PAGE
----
“Make sure you've got a big network”
Sumita Mistry has been working as a locum for seven years, interspersed with being a resident optometrist. Here, she tells OT about the value of her optical relationships
20 May 2022
To make sure you get to know, and work for, a wide variety of companies. Also, be prepared for your days to get cancelled. The most annoying part is when someone cancels last minute. Most companies are pretty good and don't really tend to do that, but still make sure you've got a big enough network that you're not relying on one company or one store, and be prepared to travel a little bit further afield if you do get dropped last minute. Because I have such a big network of people I used to work for, if was dropped, I'd normally get a text from someone else asking if I was available. Name: Sumita Mistry Location: South London Locum for: Seven years
Name: Sumita Mistry
Location: South London
Locum for: Seven years
I realised this…A couple of months into locuming. Later, when the pandemic hit, you could get told that morning that they didn't need you. Locums could not get any work during the pandemic. Even residents who were furloughed were let go. I didn't have any work for three months. I didn't work at all, not one day. It was so hard. I was lucky that I was living at home and not in London at the time, so I wasn't paying rent. If I lived in London, that would have been stressful.
The person who helped me realise this was…I had really good companies that I worked for. I was brought up in Northamptonshire, so I'd either worked as an optical assistant when I was 16 at the local Boots, Specsavers and Vision Express stores, or I'd been locuming for them from when I first became a locum. I had such a good rapport with all the directors and local store managers. I was quite lucky.
It has helped me because…I live in London now. But even if I ever go back to Northampton for a weekend, there's a Specsavers I know that if I messaged saying “hey, do you need a locum?” they could reply saying they do, and I'd be okay. Or if I moved back home permanently, I know I'd be able to locum again, because I know the local stores.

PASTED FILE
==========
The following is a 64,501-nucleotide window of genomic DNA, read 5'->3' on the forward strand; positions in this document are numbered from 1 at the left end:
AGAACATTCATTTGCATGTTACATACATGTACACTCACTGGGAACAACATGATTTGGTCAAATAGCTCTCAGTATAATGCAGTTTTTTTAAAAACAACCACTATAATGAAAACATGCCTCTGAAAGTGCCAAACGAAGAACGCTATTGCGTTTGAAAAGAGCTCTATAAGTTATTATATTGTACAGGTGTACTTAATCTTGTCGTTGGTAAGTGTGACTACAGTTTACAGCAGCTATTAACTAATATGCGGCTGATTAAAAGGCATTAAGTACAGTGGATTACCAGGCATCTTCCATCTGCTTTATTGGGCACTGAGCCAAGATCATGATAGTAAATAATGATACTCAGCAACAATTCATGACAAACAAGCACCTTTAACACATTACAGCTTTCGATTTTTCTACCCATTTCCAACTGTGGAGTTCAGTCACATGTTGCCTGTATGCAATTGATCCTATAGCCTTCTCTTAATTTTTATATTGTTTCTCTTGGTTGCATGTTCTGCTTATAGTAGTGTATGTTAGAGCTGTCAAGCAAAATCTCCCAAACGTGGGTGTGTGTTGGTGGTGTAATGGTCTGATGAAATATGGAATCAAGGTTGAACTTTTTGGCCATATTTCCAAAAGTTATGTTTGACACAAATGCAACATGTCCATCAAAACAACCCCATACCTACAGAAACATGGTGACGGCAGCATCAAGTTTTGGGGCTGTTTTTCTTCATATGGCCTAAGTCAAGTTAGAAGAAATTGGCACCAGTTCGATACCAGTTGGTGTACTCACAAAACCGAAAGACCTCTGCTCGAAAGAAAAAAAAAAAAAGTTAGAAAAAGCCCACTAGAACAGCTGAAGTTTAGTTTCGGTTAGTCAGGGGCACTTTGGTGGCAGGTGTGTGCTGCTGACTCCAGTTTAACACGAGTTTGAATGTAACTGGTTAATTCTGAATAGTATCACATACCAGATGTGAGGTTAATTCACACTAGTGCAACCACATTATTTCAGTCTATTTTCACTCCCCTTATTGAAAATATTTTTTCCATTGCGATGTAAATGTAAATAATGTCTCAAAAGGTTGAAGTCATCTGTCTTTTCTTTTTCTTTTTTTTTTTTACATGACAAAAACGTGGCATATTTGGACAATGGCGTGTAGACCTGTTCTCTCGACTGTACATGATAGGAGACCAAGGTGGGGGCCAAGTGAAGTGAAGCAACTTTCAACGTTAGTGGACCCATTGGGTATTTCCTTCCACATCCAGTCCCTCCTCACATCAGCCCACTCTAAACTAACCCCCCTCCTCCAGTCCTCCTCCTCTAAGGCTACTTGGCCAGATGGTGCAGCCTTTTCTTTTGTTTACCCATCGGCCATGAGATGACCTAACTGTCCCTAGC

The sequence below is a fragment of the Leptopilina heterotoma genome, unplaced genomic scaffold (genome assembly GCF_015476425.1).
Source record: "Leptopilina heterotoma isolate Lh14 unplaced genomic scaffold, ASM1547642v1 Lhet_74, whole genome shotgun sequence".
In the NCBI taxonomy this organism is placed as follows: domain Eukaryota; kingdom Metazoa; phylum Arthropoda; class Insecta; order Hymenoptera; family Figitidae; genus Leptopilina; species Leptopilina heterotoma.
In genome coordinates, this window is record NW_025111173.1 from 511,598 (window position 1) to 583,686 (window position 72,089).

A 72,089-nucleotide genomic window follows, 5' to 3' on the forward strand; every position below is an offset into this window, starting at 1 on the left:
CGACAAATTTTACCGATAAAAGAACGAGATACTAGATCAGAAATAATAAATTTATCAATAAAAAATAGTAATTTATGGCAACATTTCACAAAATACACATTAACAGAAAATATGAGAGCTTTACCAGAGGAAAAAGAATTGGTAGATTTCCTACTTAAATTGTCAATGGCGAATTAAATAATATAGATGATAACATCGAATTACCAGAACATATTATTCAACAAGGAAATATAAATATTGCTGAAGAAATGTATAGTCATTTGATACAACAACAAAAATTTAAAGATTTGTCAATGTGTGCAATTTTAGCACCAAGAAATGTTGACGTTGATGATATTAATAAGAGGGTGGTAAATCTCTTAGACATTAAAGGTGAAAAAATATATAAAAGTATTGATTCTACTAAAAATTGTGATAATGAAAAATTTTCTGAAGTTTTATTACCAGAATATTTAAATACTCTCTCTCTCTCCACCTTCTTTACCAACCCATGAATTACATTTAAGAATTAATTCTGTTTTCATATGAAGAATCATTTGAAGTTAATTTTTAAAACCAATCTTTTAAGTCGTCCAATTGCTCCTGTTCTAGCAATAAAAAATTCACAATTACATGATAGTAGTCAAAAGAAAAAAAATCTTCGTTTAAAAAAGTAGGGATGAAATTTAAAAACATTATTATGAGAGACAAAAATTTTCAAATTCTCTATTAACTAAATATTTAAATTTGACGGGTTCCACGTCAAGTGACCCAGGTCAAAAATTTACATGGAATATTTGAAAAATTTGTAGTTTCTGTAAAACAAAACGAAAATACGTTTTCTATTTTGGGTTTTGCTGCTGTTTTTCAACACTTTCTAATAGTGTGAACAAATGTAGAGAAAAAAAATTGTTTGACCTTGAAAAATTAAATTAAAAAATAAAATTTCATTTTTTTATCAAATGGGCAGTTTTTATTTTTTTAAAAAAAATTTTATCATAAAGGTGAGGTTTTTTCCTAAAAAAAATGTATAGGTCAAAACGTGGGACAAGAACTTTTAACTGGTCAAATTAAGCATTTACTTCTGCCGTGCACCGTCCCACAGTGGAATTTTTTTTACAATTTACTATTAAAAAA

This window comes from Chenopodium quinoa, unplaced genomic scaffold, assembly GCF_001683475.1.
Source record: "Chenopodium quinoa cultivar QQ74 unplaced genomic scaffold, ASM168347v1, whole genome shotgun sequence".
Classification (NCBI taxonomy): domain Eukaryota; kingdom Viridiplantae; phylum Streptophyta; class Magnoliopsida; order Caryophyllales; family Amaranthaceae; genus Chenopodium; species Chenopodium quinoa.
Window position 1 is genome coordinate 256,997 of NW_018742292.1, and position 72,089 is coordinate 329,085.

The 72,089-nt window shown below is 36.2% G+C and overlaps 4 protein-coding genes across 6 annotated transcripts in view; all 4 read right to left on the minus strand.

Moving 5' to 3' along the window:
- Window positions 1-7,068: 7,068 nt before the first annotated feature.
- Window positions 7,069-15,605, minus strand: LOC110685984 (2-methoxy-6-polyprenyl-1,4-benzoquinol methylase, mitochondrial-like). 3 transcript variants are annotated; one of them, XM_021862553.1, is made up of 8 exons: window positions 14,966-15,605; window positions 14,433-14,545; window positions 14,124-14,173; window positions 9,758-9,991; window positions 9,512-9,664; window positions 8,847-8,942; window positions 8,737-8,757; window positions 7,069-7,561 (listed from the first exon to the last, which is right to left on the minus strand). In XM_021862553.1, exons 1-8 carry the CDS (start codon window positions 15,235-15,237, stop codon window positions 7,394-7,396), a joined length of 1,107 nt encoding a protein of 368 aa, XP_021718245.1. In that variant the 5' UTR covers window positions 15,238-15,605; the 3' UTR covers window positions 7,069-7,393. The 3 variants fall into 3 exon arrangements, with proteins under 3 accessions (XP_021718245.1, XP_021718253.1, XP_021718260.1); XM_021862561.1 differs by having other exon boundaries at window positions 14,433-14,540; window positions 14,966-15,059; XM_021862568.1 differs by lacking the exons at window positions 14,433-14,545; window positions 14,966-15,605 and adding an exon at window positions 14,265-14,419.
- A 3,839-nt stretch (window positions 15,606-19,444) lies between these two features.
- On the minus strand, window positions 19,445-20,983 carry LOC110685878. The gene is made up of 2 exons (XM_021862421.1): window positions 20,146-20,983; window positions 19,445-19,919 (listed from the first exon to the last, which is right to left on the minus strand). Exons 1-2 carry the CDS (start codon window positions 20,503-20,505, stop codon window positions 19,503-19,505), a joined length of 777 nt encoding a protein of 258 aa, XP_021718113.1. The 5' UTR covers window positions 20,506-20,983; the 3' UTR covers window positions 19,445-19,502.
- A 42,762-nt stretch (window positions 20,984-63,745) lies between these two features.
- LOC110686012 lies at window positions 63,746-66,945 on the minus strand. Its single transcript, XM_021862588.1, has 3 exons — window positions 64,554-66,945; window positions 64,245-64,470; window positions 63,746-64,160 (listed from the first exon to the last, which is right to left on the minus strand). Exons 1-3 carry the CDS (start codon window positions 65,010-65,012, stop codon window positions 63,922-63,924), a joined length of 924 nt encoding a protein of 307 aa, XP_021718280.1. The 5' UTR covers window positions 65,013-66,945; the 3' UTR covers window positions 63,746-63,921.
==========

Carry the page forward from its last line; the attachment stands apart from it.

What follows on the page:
My biggest locum challenge is…I'd only been a locum for nine months when the pandemic first hit, so I didn't have a whole year of books. If you'd just become a locum, you were pretty screwed. I don't think the government dealt with people who were in self-employment very well at that point.
My kitbag essential is…
My Volk lens
As a locum, I’ve adapted my days by…I always make sure I know, for the week, exactly what store I'm in, and how long it's going to take me to get there. If it's somewhere that's a bit further afield, or somewhere that I've not been before, even if it says it'll take me half an hour I'll leave 45 minutes so I get there 15 minutes early, just to get myself familiar with the store, the equipment, and the room.
Practices can make life easier for locums by…When we get to practice, show us how to log into your systems, because every system is a bit different. Have someone who says, "This is how you log in, this is your username, this is your password. This is your equipment." Show the locum the room, to make sure they're familiar with everything.
Also, tell us if you pre-screen, and if so, what you do in pre-screening. For example, if I wanted to do fields, do you do fields on everyone over 40? Or, how do you do a visual field test, or do you just do it upon my request? All stores work differently.
When you're seeing patients back-to-back, you do physically need a break. You need a minute to reset
Sometimes when you have a resident and a locum in, and the resident is free and the locum could have three back-to-back eye tests, they might give the locum the next one too. When you're seeing patients back-to-back, you do physically need a break. You need a minute to reset.
Also, I might have paperwork or something to follow up on, or an emergency triage. Just because you're not in front of a patient, you're not necessarily free. I've got reviews to do, I've got my referrals to do; I haven't finished doing the paperwork on this patient because there was another patient waiting. That's how I feel like mistakes happen, because the optometrist hasn't finished doing their notes. God forbid something got missed or didn't get seen, and then the next thing you know, there's a complaint. And as far as the GOC are concerned, if it's not written down it's not done.
One change I’ve seen whilst working as a locum is…
It might be because I live in London now, and I used to get paid a lot more in Northampton, but I feel like the rates have gone down. Sometimes I don't feel like you're valued as much as a locum anymore. I think sometimes people think “Oh, you're a locum. You don't really deserve a lunch break. We're paying you for the day. So just get on with it.” We aren’t getting paid over lunch; we do still deserve a full lunch break, and we should still be allowed to leave on time.
My favourite thing about locuming is…
The flexibility in terms of being able to travel. That is the major reason I did it, because I want to travel the world more, and I didn't want to have to tell someone I was going on holiday and ask if I was allowed time off. So that is one major plus – you have the flexibility of being able to up and leave whenever you feel like it.
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